India’s factory output plummeted to record lows in March, with the Index of Industrial Production contracting 16.7%, reflecting the drastic impact of the countrywide lockdown that began on March 25. This comes after a positive growth of 4.5% recorded in February.
Manufacturing sector output slumped 20% in March, while electricity generation shrank almost 7%, according to data released on Tuesday by the Ministry of Statistics and Programme Implementation. The mining sector remained flat, without any growth or contraction in output.
“I have been looking at IIP data from April 1982 onward, and this is the biggest ever contraction since then. It is no surprise, as all industrial activity was halted for one week, apart from State-level lockdowns which began earlier,” said D.K. Pant, chief economist of India Ratings and Research, part of the Fitch group.
“April is going to be much worse. I would project a 60-70% decline,” said Pronab Sen, eminent economist and former Chief Statistician of India. “Frankly, I don’t think most industries will see any recovery. FMCG sector may begin some recovery in May, but the rest of the industry is going to continue in the doldrums.”
All categories of manufacturing industries showed a contraction in production in March, with the worst affected being the automobile sector, which saw a 50% decline, and the computer and electronic products sector, which fell almost 42%. The manufacture of machinery, electrical equipment and other metal products saw a 31-33% fall in output.
“Auto sector has been in negative territory for a while now. This goes beyond the India lockdown,” said Dr. Sen, noting that supply of both electronic components and auto parts were affected by the earlier shutdown in Wuhan, China.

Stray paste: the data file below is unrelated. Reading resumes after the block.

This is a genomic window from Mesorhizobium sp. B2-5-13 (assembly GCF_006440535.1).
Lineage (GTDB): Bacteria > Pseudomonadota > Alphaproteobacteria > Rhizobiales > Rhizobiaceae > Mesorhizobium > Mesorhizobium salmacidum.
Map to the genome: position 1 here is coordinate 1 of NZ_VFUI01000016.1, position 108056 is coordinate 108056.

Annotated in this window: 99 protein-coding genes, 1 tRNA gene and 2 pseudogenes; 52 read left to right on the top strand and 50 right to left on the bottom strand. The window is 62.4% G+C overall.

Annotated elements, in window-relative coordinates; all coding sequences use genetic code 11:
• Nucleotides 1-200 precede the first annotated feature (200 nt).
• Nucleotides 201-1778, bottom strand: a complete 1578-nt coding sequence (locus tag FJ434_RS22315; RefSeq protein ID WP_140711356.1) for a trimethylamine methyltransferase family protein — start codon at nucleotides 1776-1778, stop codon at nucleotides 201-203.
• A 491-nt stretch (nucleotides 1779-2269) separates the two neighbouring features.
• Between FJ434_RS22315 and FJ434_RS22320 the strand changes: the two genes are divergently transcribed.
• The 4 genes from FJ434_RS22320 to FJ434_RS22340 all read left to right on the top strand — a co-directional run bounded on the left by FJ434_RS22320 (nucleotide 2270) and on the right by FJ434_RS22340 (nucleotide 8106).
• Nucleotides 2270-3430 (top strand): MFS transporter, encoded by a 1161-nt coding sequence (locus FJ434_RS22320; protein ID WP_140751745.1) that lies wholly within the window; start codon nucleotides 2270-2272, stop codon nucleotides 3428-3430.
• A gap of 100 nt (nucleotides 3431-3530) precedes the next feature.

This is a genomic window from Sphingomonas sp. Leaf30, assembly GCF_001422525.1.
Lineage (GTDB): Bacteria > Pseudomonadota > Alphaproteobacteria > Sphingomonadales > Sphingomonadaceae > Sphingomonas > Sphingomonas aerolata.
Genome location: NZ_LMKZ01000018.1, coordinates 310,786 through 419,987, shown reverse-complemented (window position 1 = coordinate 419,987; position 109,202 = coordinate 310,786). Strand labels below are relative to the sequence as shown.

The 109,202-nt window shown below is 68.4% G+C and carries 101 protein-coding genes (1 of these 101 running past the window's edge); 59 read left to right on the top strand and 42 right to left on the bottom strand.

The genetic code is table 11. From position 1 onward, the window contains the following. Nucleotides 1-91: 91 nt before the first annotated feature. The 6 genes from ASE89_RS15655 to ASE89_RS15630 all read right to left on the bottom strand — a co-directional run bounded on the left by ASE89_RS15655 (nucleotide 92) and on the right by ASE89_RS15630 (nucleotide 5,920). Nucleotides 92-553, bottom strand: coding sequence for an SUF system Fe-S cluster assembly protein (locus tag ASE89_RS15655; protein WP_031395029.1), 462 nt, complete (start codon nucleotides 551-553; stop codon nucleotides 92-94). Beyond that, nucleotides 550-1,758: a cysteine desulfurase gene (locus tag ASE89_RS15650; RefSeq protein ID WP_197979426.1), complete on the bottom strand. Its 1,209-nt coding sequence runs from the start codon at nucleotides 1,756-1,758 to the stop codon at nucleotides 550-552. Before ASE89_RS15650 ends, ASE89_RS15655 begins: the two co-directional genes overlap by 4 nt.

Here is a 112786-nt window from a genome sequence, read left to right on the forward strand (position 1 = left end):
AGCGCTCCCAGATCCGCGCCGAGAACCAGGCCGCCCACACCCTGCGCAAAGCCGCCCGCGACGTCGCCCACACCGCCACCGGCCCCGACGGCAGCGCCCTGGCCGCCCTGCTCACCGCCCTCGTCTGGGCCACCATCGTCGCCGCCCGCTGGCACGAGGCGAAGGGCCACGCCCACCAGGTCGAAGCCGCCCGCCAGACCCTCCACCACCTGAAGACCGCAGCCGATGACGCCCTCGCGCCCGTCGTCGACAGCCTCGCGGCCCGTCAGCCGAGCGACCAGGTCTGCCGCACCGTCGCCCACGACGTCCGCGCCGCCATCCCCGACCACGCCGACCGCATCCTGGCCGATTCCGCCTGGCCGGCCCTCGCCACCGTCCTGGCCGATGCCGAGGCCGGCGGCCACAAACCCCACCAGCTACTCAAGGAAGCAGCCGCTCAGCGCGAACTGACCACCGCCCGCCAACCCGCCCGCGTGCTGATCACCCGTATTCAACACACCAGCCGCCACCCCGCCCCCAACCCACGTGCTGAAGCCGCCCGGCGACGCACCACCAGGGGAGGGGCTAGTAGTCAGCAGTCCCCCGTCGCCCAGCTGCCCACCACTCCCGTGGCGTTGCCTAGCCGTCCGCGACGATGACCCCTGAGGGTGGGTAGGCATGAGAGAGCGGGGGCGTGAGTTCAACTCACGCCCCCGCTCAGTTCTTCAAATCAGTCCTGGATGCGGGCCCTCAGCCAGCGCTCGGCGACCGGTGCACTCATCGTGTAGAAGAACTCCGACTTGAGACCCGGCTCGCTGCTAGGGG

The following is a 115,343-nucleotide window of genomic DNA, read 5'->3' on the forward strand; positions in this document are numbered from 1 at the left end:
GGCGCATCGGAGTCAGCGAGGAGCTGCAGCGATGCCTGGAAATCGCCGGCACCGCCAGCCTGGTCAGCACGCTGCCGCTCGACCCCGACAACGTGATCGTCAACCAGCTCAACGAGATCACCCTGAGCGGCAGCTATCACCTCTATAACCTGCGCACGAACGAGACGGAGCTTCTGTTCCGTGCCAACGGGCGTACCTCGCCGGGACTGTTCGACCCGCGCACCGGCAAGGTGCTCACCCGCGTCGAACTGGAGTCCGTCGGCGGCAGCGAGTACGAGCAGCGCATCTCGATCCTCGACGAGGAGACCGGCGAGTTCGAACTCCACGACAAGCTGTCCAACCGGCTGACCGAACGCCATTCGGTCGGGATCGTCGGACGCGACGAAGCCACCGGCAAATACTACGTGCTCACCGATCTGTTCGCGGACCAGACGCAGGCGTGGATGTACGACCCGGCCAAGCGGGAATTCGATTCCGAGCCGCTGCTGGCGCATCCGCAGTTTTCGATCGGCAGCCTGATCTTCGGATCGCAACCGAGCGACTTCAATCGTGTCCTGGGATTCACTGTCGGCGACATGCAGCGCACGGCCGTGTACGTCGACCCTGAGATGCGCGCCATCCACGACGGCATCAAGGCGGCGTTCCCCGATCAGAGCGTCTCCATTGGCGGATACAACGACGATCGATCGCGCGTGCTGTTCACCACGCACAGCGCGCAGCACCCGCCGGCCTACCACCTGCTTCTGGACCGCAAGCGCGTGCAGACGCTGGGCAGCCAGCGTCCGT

The most resilient sectors were coke and refined petroleum products, which only contracted 1.8%, and food and beverages manufacture, which shrank 10.5% and 6.4% respectively.
Economists said government intervention was long overdue. “For a lot of MSMEs, they may have already lost the plot,” said Dr. Sen, noting that it was not enough for the government to announce loan moratoriums and leave the final choice to banks. “Given their risk aversion, banks will probably not give relief to any but their prime clients. They may not demand repayment of retail loans, but it will be a different story for business loans and SMEs will bear the brunt.”
He pointed to the sharp increase in SME NPAs post demonetisation in 2017-18, and predicted that “we will see a similar situation, at a much larger magnitude”. He added that as restrictions are being relaxed, it was of prime importance for the government to order banks to increase working capital limits for all units for whom the lockdown is lifted, so that they can actually restart production.
Dr. Pant warned that with labour migration still ongoing, reopening industries will struggle to find sufficient workers. “Rural areas were already struggling with low demand. Now the labour supply in rural areas will increase and wages will be depressed even further,” he said. “Urban wages may go up, so with demand being depressed, what will happen to corporate profitability?”
The government’s key priorities must be to protect velunerable sections, including daily wage earners, MSMEs and State governments with precarious finances, he said.
MoSPI data also showed that retail inflation eased slightly in April to 5.84%. With regard to both the Consumer Price Index, which is the basis for inflation figures, as well as the IIP, the Ministry warned that data collection had been affected by the pandemic and is subject to revision.